For all of these reasons, we reiterate that it our obligation to protect life and dignity, that is, resistance and rebellion, from below and to the left, a task that can only be carried out collectively. We build rebellion from our small local assemblies that combine to form large communal assemblies, ejidal assemblies, Juntas de Buen Gobierno [Good Government Councils], and coalesce as agreements as peoples that unite us under one identity. In the process of sharing, learning, and constructing ourselves as the National Indigenous Congress, we see and feel our collective pain, discontent, and ancestral roots. In order to defend what we are, our path and learning process have been consolidated by strengthening our collective decision-making spaces, employing national and international juridical law as well as peaceful and civil resistance, and casting aside the political parties that have only brought death, corruption, and the buying off of dignity. We have made alliances with various sectors of civil society, creating our own resources in communication, community police and self-defense forces, assemblies and popular councils, and cooperatives; in the exercise and defense of traditional medicine; in the exercise and defense of traditional and ecological agriculture; in our own rituals and ceremonies to pay respect to mother earth and continue walking with and upon her, in the cultivation and defense of native seeds, and in political-cultural activities, forums, and information campaigns.

This is the power from below that has kept us alive. This is why commemorating resistance and rebellion also means ratifying our decision to continue to live, constructing hope for a future that is only possible upon the ruins of capitalism.

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Given that the offensive against the people will not cease, but rather grow until it finishes off every last one of us who make up the peoples of the countryside and the city, who carry profound discontent that emerges in new, diverse, and creative forms of resistance and rebellion, this Fifth National Indigenous Congress has decided to launch a consultation in each of our communities to dismantle from below the power that is imposed on us from above and offers us nothing but death, violence, dispossession, and destruction. Given all of the above, we declare ourselves in permanent assembly as we carry out this consultation, in each of our geographies, territories, and paths, on the accord of the Fifth CNI to name an Indigenous Governing Council whose will would be manifest by an indigenous woman, a CNI delegate, as an independent candidate to the presidency of the country under the name of the National Indigenous Congress and the Zapatista Army for National Liberation in the electoral process of 2018. We confirm that our struggle is not for power, which we do not seek. Rather, we call on all of the originary peoples and civil society to organize to put a stop to this destruction and strengthen our resistances and rebellions, that is, the defense of the life of every person, family, collective, community, or barrio. We make a call to construct peace and justice by reweaving ourselves from below, from where we are what we are.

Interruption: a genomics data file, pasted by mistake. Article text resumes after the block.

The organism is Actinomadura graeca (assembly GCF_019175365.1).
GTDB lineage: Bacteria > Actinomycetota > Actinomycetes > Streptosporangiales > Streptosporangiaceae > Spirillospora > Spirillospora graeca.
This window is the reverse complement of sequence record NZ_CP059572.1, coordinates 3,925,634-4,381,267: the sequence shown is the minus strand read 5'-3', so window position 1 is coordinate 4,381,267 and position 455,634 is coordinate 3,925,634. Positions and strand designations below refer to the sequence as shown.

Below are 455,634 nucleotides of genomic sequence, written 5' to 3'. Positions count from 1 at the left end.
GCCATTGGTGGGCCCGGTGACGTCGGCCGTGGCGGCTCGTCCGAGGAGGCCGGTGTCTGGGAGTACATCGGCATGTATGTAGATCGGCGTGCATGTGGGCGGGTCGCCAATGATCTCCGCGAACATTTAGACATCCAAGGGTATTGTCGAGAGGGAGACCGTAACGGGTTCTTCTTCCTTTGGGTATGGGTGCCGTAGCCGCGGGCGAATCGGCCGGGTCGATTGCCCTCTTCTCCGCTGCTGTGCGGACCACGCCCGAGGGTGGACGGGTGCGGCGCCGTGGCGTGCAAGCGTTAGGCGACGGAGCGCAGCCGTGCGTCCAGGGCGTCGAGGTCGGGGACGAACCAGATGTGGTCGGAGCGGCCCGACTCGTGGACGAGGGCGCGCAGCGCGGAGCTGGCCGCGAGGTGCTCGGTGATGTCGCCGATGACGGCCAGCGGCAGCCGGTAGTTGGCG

This is the time of dignified rebellion, the time to construct a new nation by and for everyone, to strengthen power below and to the anticapitalist left, to make those who are responsible for all of the pain of the peoples of this multi-colored Mexico pay.

Finally, we announce the creation of the official webpage of the CNI: www.congresonacionalindigena.org

From CIDECI-UNITIERRA,

Chiapas, October 2016

For the Full Reconstitution of Our Peoples

Never Again a Mexico Without Us

National Indigenous Congress

Zapatista Army for National Liberation

9/30/2016

Banned by Facebook!

Filed under: art,corruption,culture,institutions — admin @ 2:23 pm

fb-napalm

Not to be trusted! Stay clear! Presumably, some prissy bumpkin objected to one of my 12hr-postings, which immediately resulted in the closing, with no possible appeal, of my FB account with 5000+ followers!

8/12/2016

Argentina’s Mothers of the Disappeared March for 2,000th Time

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The Mothers of the Plaza de Mayo led the organization

The Mothers and Grandmothers of the Plaza de Mayo have been fighting for justice for the disappeared and respect for historical memory since 1977.

Argentina’s internationally-renowned Mothers of the Plaza de Mayo took to the streets Thursday with thousands of supporters for a historic event: the organization’s 2,000th march in memory of and for justice for the country’s 30,000 victims of forced disappearance during the U.S.-backed Dirty War in the 1970s and 80s.

The Mothers and Grandmothers of the Plaza de Mayo have held weekly marches in Buenos Aires’ central square in front of the Presidential Palace, the Plaza de Mayo, every Thursday since founding the organization in 1977 to search for children and grandchildren who were kidnapped and disappeared during the dictatorship.

“It is history that marches on without stopping, our worn out feet that do not tire,” wrote president of the Mothers of the Plaza de Mayo, Hebe de Bonafini, in a statement announcing the 2000th march. “It is our 30,000 children that sew love for the nation with blood and make grow with this same love for the country millions of youth, who we all are.”

Former left-wing President Cristina Fernandez met with the Mothers hours ahead of the march and joined demonstrators in the square for the afternoon’s events.

The march comes after President Mauricio Macri made highly controversial comments in an interview, saying that he didn’t know how many people were disappeared in Argentina, whether “9,000 or 30,000.” The same day, he also called Bonafini, head of the Mothers, “deranged” and accused her of spewing “inappropriate nonsense.”